Hence the importance of, for example, the ongoing PE series, showing how crucial it is for people to get involved in requiring, loudly, that changes be made to the existing system. The phools have to decide to be phools no more, and must let the phishers know they are no longer playing long with this game.
The “stories we tell ourselves” — for some definition of all those four words — are a new variable.
* * *
And on the definition; I thought it was curious that a definition so clear wasn’t in the book.
A cool place to take a look at this outside economics (while still being about economics, really) is Lauren Berlant’s Cruel Optimism. Affect theory gets wacky but i find stuff in that book really explanatory especially with regards to the cultural dimension of these sorts of things (the like, meta-PR).
Hehehe your joke about the $20 bill reminds me of an incident many years ago when I thought I had found a $20 bill on the sidewalk in New York. I squealed and picked it up and unfolded it to discover it was an ad for a hair salon. A guy walking in front of me turned around and told me, quite gleefully, that he had found the fake money before me and decided to drop it back on the ground to watch the next passerby get fooled. I was so disappointed and angry that I vowed never to patronize that salon (not that I was ever likely to go there–I HATE having people cut my hair). I thought at the time it was a really stupid way to advertise a business–to excite and then disappoint some random stranger on the street.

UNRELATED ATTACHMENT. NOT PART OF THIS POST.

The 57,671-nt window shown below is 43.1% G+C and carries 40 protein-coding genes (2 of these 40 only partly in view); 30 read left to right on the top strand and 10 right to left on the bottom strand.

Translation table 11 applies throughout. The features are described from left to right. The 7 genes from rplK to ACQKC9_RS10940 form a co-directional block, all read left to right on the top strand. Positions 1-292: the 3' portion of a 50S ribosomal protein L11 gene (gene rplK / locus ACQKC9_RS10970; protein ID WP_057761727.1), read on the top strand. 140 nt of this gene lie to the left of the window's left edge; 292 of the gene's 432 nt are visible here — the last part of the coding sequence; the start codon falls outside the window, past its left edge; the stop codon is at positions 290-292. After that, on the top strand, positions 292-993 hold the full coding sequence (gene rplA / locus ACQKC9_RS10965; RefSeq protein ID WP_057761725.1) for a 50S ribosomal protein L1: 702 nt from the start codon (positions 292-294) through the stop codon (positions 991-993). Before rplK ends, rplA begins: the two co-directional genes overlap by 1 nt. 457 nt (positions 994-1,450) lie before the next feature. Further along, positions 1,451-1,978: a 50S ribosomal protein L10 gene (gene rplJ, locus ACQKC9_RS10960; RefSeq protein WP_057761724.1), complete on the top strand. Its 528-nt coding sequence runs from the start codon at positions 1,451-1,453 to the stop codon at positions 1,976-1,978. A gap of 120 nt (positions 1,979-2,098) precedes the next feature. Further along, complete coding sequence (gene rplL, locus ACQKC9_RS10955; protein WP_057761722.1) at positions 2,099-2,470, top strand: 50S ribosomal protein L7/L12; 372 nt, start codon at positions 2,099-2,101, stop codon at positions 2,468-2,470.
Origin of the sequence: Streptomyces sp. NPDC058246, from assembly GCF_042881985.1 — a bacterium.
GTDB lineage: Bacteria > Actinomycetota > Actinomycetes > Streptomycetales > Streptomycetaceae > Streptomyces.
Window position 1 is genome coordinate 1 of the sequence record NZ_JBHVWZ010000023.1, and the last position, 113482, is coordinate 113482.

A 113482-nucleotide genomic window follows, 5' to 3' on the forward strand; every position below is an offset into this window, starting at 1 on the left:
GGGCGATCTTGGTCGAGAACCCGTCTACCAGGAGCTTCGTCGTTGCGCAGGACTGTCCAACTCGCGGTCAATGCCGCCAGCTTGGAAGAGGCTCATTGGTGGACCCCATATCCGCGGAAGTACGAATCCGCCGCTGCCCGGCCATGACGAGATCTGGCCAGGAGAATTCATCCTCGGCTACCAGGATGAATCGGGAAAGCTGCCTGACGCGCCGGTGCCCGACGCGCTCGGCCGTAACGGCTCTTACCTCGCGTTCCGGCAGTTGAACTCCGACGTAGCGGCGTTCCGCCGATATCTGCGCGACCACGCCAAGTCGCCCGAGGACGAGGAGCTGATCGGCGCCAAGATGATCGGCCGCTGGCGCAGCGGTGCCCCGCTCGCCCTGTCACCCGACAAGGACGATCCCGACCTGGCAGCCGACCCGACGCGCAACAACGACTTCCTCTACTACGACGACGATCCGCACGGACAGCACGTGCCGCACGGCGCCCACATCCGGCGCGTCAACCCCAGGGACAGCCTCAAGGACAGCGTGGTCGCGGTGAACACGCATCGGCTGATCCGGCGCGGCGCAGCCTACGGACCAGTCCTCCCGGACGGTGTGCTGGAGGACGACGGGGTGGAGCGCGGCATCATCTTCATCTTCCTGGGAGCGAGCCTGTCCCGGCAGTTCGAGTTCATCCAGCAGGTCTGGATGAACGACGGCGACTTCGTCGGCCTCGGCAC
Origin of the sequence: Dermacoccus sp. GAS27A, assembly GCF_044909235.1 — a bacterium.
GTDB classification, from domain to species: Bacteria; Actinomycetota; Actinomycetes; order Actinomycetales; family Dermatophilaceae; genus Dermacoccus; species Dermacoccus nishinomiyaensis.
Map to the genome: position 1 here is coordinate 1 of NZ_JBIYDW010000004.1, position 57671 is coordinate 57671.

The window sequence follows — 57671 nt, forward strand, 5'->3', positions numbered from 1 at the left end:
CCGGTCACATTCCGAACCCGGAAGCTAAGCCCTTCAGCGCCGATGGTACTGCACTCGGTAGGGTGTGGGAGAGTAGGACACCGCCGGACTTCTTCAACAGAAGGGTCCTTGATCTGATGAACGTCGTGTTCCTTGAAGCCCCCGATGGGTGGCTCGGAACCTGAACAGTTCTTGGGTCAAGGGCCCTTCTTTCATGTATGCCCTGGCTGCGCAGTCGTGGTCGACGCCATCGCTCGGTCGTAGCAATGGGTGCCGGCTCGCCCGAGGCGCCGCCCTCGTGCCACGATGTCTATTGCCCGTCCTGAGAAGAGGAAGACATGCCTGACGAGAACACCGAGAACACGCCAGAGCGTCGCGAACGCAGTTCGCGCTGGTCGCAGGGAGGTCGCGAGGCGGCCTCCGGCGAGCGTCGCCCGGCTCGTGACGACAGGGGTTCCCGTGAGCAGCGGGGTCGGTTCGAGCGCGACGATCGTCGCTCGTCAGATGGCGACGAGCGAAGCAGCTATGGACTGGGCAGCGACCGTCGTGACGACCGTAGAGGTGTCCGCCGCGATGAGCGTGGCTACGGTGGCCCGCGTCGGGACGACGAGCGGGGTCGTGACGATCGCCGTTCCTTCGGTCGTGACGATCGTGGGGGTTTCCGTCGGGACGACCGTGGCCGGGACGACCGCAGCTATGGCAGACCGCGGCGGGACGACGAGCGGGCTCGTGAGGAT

It’s a pretty good joke, but I like the “assume a can opener” one better.
Lambert, in regard to the absence of a typology of phishing, your mention of design patterns reminded me of the excellent darkpatterns.org put together by UX designer Harry Brignull in the U.K. Admittedly, his patterns capture a very narrow subset of phishing by interface/user experience design, but he does a great job of creating a useful and thoughtfully designed typology. I mean, who can forget what a “Roach Motel” or “Privacy Zuckering” are once they’ve been exposed to the concepts? I can’t help but think this is exactly the sort of approach you are looking for here.